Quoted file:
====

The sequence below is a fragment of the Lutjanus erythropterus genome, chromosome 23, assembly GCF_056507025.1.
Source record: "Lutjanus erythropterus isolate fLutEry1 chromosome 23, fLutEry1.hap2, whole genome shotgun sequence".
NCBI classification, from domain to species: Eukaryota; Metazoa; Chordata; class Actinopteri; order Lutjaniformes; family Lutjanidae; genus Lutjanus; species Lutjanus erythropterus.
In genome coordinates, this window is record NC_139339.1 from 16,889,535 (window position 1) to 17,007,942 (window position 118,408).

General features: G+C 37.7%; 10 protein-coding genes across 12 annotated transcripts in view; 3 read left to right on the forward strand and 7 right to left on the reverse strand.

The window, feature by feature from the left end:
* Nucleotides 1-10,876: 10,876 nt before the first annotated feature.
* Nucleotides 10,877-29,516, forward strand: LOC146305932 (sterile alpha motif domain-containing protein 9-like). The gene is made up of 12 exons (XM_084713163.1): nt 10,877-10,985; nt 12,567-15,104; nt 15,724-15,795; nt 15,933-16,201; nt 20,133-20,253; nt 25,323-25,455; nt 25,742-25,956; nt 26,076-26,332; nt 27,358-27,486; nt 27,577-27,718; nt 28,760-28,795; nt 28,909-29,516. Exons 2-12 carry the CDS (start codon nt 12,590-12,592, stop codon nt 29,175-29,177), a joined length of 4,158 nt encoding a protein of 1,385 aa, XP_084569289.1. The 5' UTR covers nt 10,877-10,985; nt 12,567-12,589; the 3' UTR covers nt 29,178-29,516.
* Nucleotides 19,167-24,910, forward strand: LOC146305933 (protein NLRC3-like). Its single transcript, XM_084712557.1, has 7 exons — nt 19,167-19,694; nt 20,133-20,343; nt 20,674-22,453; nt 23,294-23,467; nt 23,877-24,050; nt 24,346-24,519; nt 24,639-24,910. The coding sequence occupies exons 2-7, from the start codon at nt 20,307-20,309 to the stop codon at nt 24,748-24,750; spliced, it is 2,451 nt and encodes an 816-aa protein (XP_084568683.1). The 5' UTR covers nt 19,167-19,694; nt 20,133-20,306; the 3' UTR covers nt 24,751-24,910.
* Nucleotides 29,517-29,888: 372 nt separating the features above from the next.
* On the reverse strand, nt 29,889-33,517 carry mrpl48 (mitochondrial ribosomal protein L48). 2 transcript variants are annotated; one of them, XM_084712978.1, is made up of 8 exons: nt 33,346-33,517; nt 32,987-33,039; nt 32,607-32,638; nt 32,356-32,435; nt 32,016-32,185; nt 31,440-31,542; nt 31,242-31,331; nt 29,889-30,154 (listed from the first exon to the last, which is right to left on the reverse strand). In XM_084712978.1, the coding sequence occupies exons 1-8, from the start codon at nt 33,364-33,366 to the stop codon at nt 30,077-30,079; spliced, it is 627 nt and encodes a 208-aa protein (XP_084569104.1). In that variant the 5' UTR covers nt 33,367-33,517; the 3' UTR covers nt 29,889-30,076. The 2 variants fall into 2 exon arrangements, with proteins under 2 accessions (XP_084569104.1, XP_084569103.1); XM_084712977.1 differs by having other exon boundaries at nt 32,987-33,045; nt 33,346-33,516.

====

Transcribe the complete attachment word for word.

The sequence below is a fragment of the Lutjanus erythropterus genome, chromosome 23, assembly GCF_056507025.1.
Source record: "Lutjanus erythropterus isolate fLutEry1 chromosome 23, fLutEry1.hap2, whole genome shotgun sequence".
NCBI classification, from domain to species: Eukaryota; Metazoa; Chordata; class Actinopteri; order Lutjaniformes; family Lutjanidae; genus Lutjanus; species Lutjanus erythropterus.
In genome coordinates, this window is record NC_139339.1 from 16,889,535 (window position 1) to 17,007,942 (window position 118,408).

General features: G+C 37.7%; 10 protein-coding genes across 12 annotated transcripts in view; 3 read left to right on the forward strand and 7 right to left on the reverse strand.

The window, feature by feature from the left end:
* Nucleotides 1-10,876: 10,876 nt before the first annotated feature.
* Nucleotides 10,877-29,516, forward strand: LOC146305932 (sterile alpha motif domain-containing protein 9-like). The gene is made up of 12 exons (XM_084713163.1): nt 10,877-10,985; nt 12,567-15,104; nt 15,724-15,795; nt 15,933-16,201; nt 20,133-20,253; nt 25,323-25,455; nt 25,742-25,956; nt 26,076-26,332; nt 27,358-27,486; nt 27,577-27,718; nt 28,760-28,795; nt 28,909-29,516. Exons 2-12 carry the CDS (start codon nt 12,590-12,592, stop codon nt 29,175-29,177), a joined length of 4,158 nt encoding a protein of 1,385 aa, XP_084569289.1. The 5' UTR covers nt 10,877-10,985; nt 12,567-12,589; the 3' UTR covers nt 29,178-29,516.
* Nucleotides 19,167-24,910, forward strand: LOC146305933 (protein NLRC3-like). Its single transcript, XM_084712557.1, has 7 exons — nt 19,167-19,694; nt 20,133-20,343; nt 20,674-22,453; nt 23,294-23,467; nt 23,877-24,050; nt 24,346-24,519; nt 24,639-24,910. The coding sequence occupies exons 2-7, from the start codon at nt 20,307-20,309 to the stop codon at nt 24,748-24,750; spliced, it is 2,451 nt and encodes an 816-aa protein (XP_084568683.1). The 5' UTR covers nt 19,167-19,694; nt 20,133-20,306; the 3' UTR covers nt 24,751-24,910.
* Nucleotides 29,517-29,888: 372 nt separating the features above from the next.
* On the reverse strand, nt 29,889-33,517 carry mrpl48 (mitochondrial ribosomal protein L48). 2 transcript variants are annotated; one of them, XM_084712978.1, is made up of 8 exons: nt 33,346-33,517; nt 32,987-33,039; nt 32,607-32,638; nt 32,356-32,435; nt 32,016-32,185; nt 31,440-31,542; nt 31,242-31,331; nt 29,889-30,154 (listed from the first exon to the last, which is right to left on the reverse strand). In XM_084712978.1, the coding sequence occupies exons 1-8, from the start codon at nt 33,364-33,366 to the stop codon at nt 30,077-30,079; spliced, it is 627 nt and encodes a 208-aa protein (XP_084569104.1). In that variant the 5' UTR covers nt 33,367-33,517; the 3' UTR covers nt 29,889-30,076. The 2 variants fall into 2 exon arrangements, with proteins under 2 accessions (XP_084569104.1, XP_084569103.1); XM_084712977.1 differs by having other exon boundaries at nt 32,987-33,045; nt 33,346-33,516.